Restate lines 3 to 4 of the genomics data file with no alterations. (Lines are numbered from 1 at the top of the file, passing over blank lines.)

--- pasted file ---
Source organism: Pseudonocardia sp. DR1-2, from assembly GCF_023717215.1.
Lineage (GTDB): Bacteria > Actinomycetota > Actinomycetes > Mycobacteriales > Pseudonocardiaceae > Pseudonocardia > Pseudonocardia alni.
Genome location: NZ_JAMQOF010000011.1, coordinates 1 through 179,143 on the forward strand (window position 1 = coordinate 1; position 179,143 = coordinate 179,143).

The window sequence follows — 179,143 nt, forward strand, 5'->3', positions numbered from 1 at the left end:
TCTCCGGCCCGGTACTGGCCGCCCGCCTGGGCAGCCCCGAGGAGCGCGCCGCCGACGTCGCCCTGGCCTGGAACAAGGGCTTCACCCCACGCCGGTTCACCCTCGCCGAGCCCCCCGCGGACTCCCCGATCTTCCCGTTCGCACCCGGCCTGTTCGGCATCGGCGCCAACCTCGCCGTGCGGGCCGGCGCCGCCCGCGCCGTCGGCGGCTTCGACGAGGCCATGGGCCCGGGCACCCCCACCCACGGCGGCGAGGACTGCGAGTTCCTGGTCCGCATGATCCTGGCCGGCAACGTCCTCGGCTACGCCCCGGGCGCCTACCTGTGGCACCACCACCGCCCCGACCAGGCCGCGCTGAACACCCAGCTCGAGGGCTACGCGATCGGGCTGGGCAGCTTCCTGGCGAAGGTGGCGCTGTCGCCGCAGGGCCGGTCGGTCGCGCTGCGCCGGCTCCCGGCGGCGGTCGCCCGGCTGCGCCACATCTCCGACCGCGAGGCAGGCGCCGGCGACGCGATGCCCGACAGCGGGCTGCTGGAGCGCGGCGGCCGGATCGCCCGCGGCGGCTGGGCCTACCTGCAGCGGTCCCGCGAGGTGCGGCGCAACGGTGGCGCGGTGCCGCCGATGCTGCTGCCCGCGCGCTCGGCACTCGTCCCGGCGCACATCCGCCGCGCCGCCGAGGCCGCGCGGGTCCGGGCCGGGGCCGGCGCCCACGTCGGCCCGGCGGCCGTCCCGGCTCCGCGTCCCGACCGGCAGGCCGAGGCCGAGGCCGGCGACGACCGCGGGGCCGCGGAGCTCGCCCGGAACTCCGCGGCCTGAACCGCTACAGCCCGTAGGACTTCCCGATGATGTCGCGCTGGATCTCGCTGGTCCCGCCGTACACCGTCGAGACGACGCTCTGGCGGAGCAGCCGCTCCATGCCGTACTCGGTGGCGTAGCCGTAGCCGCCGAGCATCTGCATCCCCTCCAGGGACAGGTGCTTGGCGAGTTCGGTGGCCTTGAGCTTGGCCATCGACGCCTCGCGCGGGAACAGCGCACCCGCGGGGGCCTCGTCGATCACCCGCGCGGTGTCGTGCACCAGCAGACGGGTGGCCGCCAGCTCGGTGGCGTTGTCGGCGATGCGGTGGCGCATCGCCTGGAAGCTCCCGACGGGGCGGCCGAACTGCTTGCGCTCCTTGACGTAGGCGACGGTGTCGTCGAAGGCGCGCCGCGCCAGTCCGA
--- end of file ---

Genome location: NZ_JAMQOF010000011.1, coordinates 1 through 179,143 on the forward strand (window position 1 = coordinate 1; position 179,143 = coordinate 179,143).

The window sequence follows — 179,143 nt, forward strand, 5'->3', positions numbered from 1 at the left end: